Palmiers

Palmiers

Last weekend a caterer friend of mine asked me to help her with a party.  Her client was having a Christmas party for 100 of her closest friends and she wanted a French inspired menu.  My friend was shorthanded and she needed me to make a light dessert.  I needed some extra shopping money so I said, “Of course I know how to make French pastries!” Not really.  However, I recently started researching French culture and cooking so this would be a good opportunity to practice what I’ve learned.

My friend just wanted something simple for dessert. I was limited on time (and skill) so I just referred to my Barefoot in Paris cookbook by Ina Garten. I bought this book years ago and have only made one dish from it.  At the time I got the book I was not really interested in French cooking. I bought it becasue I am a fan of Ina’s cooking and writing style and I just added it to my collection of Barefoot Contessa cookbooks.  Because of my friend’s request, I have re-discovered Barefoot in Paris and it turns out that it’s a good safe place for me to start my French culinary experience.

Since I just needed to make a simple dessert, palmiers (aka elephant ears) seemed like the perfect choice.  These cookies sound really fancy, but they are extremely easy to make.  I just needed three ingredients:  store-bought puff pastry, a little bit of salt and a lot of sugar.  The mildly sweet and crisp cookies baked up rather quickly.  They looked beautiful and tasted great. My friend was very pleased and she said the guests loved the cookies.  Yay!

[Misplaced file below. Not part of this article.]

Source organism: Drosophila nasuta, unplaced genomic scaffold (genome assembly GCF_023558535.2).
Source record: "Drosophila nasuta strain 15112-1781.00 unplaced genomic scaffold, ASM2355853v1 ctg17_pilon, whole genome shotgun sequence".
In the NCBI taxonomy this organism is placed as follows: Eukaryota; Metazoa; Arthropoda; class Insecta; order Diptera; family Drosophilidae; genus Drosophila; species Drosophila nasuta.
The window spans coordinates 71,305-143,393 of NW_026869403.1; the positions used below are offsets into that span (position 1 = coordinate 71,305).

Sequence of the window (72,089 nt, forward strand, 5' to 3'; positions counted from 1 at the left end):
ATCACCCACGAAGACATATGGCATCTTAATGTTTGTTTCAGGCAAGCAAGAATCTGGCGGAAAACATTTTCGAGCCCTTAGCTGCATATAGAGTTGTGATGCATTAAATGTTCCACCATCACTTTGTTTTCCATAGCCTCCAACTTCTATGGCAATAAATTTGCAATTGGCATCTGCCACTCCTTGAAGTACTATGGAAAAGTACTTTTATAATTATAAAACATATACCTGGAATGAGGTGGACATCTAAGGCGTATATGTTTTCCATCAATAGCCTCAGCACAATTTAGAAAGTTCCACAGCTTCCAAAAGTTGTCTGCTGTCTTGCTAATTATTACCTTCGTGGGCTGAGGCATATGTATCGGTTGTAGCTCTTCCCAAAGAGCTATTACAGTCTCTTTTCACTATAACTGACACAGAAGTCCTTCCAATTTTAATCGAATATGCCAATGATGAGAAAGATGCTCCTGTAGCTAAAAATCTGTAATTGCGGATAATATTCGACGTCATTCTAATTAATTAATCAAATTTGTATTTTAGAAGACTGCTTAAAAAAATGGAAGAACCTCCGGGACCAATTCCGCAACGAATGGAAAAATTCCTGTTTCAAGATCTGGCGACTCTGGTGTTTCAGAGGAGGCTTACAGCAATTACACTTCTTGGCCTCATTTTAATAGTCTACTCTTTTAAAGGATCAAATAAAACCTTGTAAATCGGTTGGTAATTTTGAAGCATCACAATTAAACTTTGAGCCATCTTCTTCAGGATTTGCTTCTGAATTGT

My sons think I’m the greastest “cooker” in the world and they were really impressed with Mommy’s fancy cookies. We snacked on a few and discovered that palmiers are really good with Nutella spread all over them. Yummy!

Palmiers, adapted from Barefoot in Paris
Makes about 3 1/2 cookies

2 cups sugar
1/8 teaspoon kosher salt
2 sheets store-bought puff pastry (such as Pepperidge Farm), defrosted overnight in the refrigerator

Preheat the oven to 425 degrees F.  Line two baking sheets with parchment paper.

Mix the sugar and salt in a medium bowl.  Spread 1 cup of the sugar onto a work surface.  Unfold one pastry sheet over the sugar and pour ½ cup of the remaining sugar on top.  Spread the sugar evenly on the puff pastry.

Use a rolling pin to roll the dough into a 13 by 13-inch square, pressing the sugar into the pastry.

Fold the sides of the pastry towards the center halfway to the middle.

Fold the sides again so the two folds meet in the middle.

Lastly, fold one half of the dough over the other half like closing a book.

Repeat this process with the second puff pastry sheet. Wrap the dough logs in plastic wrap and refrigerate for 30 minutes.

Cut the dough into ¼-inch thick slices and place the cookies, cut side down on the prepared baking sheets.

Sprinkle any remaining sugar over the cookies and bake until they begin to caramelize and brown on the bottoms, 8 to 10 minutes.

Turn the cookies with a spatula and bake an additional 3 to 6 minutes, until caramelized and browned on the other side.

Cool the cookies for 3 minutes on wire racks.  Transfer the cookies to the racks and cool completely.

 

 

Comments

  1. Marietta Cobb says:

    I would have a real sugar meltdown with that recipe. :-)

    • I have been in love with ears forever! Always wondered how they got their shape. Will let you know how I make out, Thanks..

      • I keep unbaked cookies in the freezer and just pop them in the oven when i want to enjoy them for breakfast with a cup of coffee.

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